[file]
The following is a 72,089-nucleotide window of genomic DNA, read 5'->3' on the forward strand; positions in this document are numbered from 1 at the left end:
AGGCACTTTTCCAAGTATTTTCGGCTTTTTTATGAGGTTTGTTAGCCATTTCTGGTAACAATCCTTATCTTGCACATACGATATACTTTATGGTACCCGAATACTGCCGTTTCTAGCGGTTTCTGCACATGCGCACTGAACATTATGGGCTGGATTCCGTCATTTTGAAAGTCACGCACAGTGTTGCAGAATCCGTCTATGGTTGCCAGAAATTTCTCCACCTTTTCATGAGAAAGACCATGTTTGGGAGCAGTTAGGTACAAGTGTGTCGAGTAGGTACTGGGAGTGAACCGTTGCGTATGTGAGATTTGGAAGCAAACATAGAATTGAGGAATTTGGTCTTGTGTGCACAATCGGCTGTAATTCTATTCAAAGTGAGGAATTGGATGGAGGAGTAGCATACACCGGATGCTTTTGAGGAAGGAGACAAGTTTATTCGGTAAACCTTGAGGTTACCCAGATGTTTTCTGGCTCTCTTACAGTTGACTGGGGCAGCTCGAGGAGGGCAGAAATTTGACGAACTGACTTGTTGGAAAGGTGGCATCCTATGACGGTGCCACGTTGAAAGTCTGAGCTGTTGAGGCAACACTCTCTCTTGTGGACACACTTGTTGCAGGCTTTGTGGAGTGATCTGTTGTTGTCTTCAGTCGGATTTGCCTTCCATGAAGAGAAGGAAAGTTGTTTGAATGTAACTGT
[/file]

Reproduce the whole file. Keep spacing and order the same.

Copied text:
The following is a 72,089-nucleotide window of genomic DNA, read 5'->3' on the forward strand; positions in this document are numbered from 1 at the left end:
AGGCACTTTTCCAAGTATTTTCGGCTTTTTTATGAGGTTTGTTAGCCATTTCTGGTAACAATCCTTATCTTGCACATACGATATACTTTATGGTACCCGAATACTGCCGTTTCTAGCGGTTTCTGCACATGCGCACTGAACATTATGGGCTGGATTCCGTCATTTTGAAAGTCACGCACAGTGTTGCAGAATCCGTCTATGGTTGCCAGAAATTTCTCCACCTTTTCATGAGAAAGACCATGTTTGGGAGCAGTTAGGTACAAGTGTGTCGAGTAGGTACTGGGAGTGAACCGTTGCGTATGTGAGATTTGGAAGCAAACATAGAATTGAGGAATTTGGTCTTGTGTGCACAATCGGCTGTAATTCTATTCAAAGTGAGGAATTGGATGGAGGAGTAGCATACACCGGATGCTTTTGAGGAAGGAGACAAGTTTATTCGGTAAACCTTGAGGTTACCCAGATGTTTTCTGGCTCTCTTACAGTTGACTGGGGCAGCTCGAGGAGGGCAGAAATTTGACGAACTGACTTGTTGGAAAGGTGGCATCCTATGACGGTGCCACGTTGAAAGTCTGAGCTGTTGAGGCAACACTCTCTCTTGTGGACACACTTGTTGCAGGCTTTGTGGAGTGATCTGTTGTTGTCTTCAGTCGGATTTGCCTTCCATGAAGAGAAGGAAAGTTGTTTGAATGTAACTGT